Our co-founder Nate St. Pierre is the man behind ItStartsWith.US and, where he organizes thousands of people to give back a few minutes of their time every week. At It Starts With Us he gives out a 15-minute mission to all his teammates asking them to do 1 small thing for their neighbor or friend, or even stranger, and with his Love Bomb crew he and his partner, Lauren Lankford, get hundreds of people to drop a comment of support and encouragement on a blogger who's really going through some tough times in their lives. It's all about giving back with Nate, and he's a damn good inspiration.

Besides you and Nate, who else is on the team? Who is doing the day-to-day work?

HAH! You're pretty much looking at it. Well actually, let me rephrase. Nate and I manage the day-to-day operations and management/marketing/organizing/community building/etc aspects of our company, but then we have the brilliant Hildebrand Creative who produce and shoot our video series. It's the four of us who pretty much power this thing forward. We're not gonna lie - it's a LOT of work. Nate and I literally spend 10 hours a day making sure everything's on track, 7 days a week, and there's always more to do by the end of it. But as all small business owners know, there's nothing better than being emersed in your own projects and doing everything from top to bottom. We've made Love Drop our full-time gigs right now and we are beyond excited to continue watching it grow!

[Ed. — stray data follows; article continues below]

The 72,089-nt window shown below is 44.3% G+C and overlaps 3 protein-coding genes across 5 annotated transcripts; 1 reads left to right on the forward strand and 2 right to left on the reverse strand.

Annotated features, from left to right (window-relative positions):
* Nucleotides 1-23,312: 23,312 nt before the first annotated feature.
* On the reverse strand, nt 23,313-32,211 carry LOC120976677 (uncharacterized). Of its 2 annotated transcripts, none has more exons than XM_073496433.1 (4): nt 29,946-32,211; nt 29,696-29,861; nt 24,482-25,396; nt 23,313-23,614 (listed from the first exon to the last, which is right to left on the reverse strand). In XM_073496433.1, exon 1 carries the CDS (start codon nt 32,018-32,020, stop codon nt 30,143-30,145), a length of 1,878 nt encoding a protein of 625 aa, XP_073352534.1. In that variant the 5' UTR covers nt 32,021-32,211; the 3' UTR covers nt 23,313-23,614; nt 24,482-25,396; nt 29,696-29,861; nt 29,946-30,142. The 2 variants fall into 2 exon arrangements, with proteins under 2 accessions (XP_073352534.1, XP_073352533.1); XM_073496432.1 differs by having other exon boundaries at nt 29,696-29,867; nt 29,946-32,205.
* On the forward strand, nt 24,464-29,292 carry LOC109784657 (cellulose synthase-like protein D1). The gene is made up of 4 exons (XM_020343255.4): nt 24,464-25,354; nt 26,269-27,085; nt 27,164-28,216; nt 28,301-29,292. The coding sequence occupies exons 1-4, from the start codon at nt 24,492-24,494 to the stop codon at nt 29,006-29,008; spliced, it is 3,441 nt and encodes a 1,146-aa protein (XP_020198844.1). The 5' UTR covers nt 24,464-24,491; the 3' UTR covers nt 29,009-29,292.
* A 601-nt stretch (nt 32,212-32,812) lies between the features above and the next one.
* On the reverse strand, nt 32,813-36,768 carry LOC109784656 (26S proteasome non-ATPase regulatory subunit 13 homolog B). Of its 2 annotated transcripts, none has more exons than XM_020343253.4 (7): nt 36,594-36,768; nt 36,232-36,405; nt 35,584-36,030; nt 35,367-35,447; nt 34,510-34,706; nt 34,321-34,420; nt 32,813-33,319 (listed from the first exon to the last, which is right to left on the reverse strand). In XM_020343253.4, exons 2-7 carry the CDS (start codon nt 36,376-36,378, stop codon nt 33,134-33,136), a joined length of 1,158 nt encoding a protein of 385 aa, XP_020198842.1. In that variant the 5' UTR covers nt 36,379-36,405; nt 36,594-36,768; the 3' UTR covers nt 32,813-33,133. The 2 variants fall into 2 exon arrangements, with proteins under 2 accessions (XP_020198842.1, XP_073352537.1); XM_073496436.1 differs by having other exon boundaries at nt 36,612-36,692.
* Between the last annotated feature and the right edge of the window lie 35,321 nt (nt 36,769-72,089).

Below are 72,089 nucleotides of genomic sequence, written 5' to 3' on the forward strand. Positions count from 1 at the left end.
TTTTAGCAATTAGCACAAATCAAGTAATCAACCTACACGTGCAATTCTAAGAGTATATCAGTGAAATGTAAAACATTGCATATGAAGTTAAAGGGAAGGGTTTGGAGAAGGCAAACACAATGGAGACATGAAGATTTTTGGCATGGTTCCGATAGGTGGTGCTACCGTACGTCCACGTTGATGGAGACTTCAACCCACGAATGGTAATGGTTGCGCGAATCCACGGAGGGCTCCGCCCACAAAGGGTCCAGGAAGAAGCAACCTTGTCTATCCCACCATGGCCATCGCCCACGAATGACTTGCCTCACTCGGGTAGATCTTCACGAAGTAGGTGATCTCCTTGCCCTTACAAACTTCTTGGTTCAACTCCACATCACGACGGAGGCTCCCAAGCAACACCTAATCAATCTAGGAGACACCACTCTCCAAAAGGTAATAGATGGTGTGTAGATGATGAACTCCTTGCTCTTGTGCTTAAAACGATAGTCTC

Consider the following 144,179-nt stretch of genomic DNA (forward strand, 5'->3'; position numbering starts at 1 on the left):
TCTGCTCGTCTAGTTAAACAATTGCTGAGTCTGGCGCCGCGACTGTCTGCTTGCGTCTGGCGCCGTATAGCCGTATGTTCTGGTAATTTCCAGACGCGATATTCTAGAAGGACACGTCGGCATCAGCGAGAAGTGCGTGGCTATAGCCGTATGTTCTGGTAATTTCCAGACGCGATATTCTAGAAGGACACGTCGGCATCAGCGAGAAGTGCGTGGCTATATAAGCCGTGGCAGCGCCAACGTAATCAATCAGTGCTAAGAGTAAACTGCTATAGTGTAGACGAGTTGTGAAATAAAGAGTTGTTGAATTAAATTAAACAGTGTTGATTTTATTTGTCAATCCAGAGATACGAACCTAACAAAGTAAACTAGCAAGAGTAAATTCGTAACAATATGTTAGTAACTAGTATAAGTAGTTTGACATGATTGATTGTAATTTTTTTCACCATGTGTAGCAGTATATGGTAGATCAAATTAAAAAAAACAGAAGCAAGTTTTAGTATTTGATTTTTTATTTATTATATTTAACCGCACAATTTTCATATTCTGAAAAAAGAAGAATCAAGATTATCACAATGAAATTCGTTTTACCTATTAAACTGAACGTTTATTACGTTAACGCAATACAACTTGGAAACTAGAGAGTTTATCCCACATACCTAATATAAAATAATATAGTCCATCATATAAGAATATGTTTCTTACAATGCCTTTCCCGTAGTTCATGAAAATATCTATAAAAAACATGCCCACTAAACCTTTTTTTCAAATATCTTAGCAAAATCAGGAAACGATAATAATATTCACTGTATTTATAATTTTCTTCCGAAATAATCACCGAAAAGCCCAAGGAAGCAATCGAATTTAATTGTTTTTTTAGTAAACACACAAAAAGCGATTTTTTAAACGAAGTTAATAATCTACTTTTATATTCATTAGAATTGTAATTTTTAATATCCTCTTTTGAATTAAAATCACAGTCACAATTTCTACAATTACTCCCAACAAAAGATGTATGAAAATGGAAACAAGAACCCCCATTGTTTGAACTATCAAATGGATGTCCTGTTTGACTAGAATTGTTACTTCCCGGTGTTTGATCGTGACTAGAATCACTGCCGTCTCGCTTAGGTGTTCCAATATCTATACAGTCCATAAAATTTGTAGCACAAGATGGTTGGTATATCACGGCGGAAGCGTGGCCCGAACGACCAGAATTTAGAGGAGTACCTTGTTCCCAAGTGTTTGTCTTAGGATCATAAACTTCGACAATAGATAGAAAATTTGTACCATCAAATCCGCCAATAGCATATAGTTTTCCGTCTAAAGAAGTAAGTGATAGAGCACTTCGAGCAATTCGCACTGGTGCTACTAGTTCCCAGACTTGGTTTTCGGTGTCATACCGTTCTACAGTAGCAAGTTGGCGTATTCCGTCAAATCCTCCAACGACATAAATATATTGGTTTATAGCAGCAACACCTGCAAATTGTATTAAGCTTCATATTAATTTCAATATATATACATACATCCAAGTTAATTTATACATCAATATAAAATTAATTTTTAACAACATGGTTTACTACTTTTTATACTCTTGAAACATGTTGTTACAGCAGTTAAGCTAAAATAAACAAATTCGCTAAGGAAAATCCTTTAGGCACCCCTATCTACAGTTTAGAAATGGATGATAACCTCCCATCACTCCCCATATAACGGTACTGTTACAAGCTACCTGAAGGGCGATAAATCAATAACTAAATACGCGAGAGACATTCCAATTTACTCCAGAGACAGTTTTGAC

How does one apply to become the next LoveDrop recipient? What are the qualifications? What is the selection process like?

You can't necessarily apply to become a Love Drop recipient, but you can nominate someone you think could really benefit from our community's support. Only members have the ability to do this and there are a lot of variables for us to review each month. Believe me, it's heart wrenching trying to select just ONE out of dozens of people needing our help! One of the most important factors we look for is their general outlook on life. We want to help those who are positive and genuinely trying to give back despite their troubled situation. We're not about swooping in and paying things off just for the heck of it - we want to find those families who have the greatest hearts in the world and just need a little push to get back on their feet and continue improving their surroundings. One of the most surprising (and difficult) things we've actually found so far, is making these chosen recipients ACCEPT our gifts! The first thing they want to do is give it to someone who "needs it more than them," and it's exactly that spirit that makes us proud to come together for them.

According to your website, the donations break down as follows: 50% to the recipient, 20% to taxes, and 30% to running Love Drop. Can you tell us a little bit about how the 30% is spent?

Yup, but first let me clarify that none of this money is considered a "donation." We're not a 501(c)3 - which I'll explain more in a bit - and you can't take any tax write offs from it. Love Drop is more of a "membership" type site where people basically pay what they want. Whether you have $1 or $1,000 to spare, all members get the same access to our community platform and they can come and go as they please.